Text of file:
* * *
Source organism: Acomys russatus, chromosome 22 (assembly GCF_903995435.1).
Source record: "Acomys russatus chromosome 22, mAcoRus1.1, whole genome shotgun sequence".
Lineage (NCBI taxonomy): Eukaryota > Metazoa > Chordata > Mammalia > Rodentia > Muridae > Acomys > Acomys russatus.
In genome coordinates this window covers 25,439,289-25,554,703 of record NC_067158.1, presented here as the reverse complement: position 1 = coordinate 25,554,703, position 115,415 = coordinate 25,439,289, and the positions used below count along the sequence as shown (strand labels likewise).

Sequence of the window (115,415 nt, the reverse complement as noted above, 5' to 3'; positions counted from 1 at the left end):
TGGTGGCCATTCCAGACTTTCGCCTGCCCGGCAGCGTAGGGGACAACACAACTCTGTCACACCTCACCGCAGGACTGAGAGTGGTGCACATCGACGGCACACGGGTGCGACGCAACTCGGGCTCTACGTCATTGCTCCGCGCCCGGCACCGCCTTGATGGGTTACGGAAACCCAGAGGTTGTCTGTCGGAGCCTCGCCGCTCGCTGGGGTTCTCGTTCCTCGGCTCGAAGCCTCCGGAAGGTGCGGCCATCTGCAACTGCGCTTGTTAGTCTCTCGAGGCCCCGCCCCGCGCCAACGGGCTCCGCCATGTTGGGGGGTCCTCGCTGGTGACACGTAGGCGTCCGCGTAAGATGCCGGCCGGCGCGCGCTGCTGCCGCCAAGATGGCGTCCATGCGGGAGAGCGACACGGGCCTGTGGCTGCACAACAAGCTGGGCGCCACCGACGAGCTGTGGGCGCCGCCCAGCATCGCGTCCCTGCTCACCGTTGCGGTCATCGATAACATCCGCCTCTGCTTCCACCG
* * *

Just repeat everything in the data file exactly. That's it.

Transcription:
Source organism: Acomys russatus, chromosome 22 (assembly GCF_903995435.1).
Source record: "Acomys russatus chromosome 22, mAcoRus1.1, whole genome shotgun sequence".
Lineage (NCBI taxonomy): Eukaryota > Metazoa > Chordata > Mammalia > Rodentia > Muridae > Acomys > Acomys russatus.
In genome coordinates this window covers 25,439,289-25,554,703 of record NC_067158.1, presented here as the reverse complement: position 1 = coordinate 25,554,703, position 115,415 = coordinate 25,439,289, and the positions used below count along the sequence as shown (strand labels likewise).

Sequence of the window (115,415 nt, the reverse complement as noted above, 5' to 3'; positions counted from 1 at the left end):
TGGTGGCCATTCCAGACTTTCGCCTGCCCGGCAGCGTAGGGGACAACACAACTCTGTCACACCTCACCGCAGGACTGAGAGTGGTGCACATCGACGGCACACGGGTGCGACGCAACTCGGGCTCTACGTCATTGCTCCGCGCCCGGCACCGCCTTGATGGGTTACGGAAACCCAGAGGTTGTCTGTCGGAGCCTCGCCGCTCGCTGGGGTTCTCGTTCCTCGGCTCGAAGCCTCCGGAAGGTGCGGCCATCTGCAACTGCGCTTGTTAGTCTCTCGAGGCCCCGCCCCGCGCCAACGGGCTCCGCCATGTTGGGGGGTCCTCGCTGGTGACACGTAGGCGTCCGCGTAAGATGCCGGCCGGCGCGCGCTGCTGCCGCCAAGATGGCGTCCATGCGGGAGAGCGACACGGGCCTGTGGCTGCACAACAAGCTGGGCGCCACCGACGAGCTGTGGGCGCCGCCCAGCATCGCGTCCCTGCTCACCGTTGCGGTCATCGATAACATCCGCCTCTGCTTCCACCG